First of all, what constitutes as helping or assisting in an abortion?  As it turns out, if you are an Uber driver, and you happen to find yourself driving someone to a location that helps them get to a clinic to perform an abortion, you could legally be liable for a fine.  This is regardless if the driver knew or didn’t know what was happening during transport.  Both Uber and Lyft have said that if any of their drivers were fined or sued under this law, they would pay their legal bills in a bid to defend their employees.

Of course, it’s not just drivers potentially in the cross-hairs of this law.  Oh no, the law is much much worse then that.  Anyone commenting on the Internet could become implicated in this new law.  If you so much as give medical advice of any kind, whether or not it resulted in an abortion, you could also be fined under the law.  It’s with that, among many reasons, why the Electronic Frontier Foundation raised serious concerns about the free speech implications of this law.

One of the worries is that this law would create a class of bounty hunters looking to score cash for turning in their friends, loved ones, and neighbours.  This both offline and online.  While that sounds like this stretches the realms of plausibility, it actually happened on the same day.

A pro-life organization created a website designed to help people blow the whistle on accused law breakers.  Texans can report violations of the law in exchange for potential cash derived from the fines.  While things started looking catastrophic, GoDaddy apparently decided that this was not the kind of website they wanted to offer their services to.  In response, GoDaddy gave the owners 24 hours to find new hosting before they shut down the site.  This after cited terms of service violations revolving around harvesting personal information about other people.  So, essentially, it was privacy violations that caused GoDaddy to pull the plug on the site.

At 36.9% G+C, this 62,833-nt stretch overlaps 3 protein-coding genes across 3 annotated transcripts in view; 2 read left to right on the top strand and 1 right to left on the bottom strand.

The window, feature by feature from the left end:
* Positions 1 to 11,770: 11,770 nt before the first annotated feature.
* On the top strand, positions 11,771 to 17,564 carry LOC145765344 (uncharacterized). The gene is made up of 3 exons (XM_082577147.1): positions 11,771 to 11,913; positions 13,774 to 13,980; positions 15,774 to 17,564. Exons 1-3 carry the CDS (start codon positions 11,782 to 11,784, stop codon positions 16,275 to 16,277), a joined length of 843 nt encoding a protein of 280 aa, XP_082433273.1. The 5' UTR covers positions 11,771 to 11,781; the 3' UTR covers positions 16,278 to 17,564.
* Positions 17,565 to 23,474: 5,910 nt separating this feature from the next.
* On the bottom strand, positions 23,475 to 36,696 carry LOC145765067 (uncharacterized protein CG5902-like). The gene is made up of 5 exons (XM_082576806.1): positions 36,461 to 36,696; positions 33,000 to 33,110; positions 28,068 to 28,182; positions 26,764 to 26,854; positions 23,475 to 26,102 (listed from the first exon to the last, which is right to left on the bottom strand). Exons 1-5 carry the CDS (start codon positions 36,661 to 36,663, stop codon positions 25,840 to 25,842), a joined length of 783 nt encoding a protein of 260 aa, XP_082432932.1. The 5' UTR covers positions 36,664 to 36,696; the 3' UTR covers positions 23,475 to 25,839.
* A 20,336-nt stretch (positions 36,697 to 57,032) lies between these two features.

The owners then set up shop on another hosting provider known as Digital Ocean.  In response, Digital Ocean also terminated services for the site similarly citing violations of their terms of service.  After that, they then turned to Epik, the domain name registrar known for hosting far right websites.

With the website struggling to gain a reliable web presence, would-be bounty hunters then turned to Reddit.  A subreddit was created to help users turn in people or to help people collect on bounties.  Potential mob members started asking each other how they can turn people in in different situations.  In response, Reddit banned the subreddit citing violations of rules surrounding intimidation and harassment.  Of course, for a number of people, it was upsetting seeing the level of interest such a subreddit got in the first place.

As we would later find out, a number of American’s were not happy with how this was developing.  A number of TikTok users started sharing scripts and bots to flood the whistle-blowing site with false information.  Others manually added fake reports in an effort to make the data set useless.

That, however, didn’t last long because Epik decided to pull the plug on the site as well.  Epik, for it’s part, also cited violations of their terms of service for the termination.  So, the site went offline again.  Ultimately, there is push back against all this activity, but at the same time, there is interest in this for-profit venture in the first place.  Pretty dramatic stuff to say the least.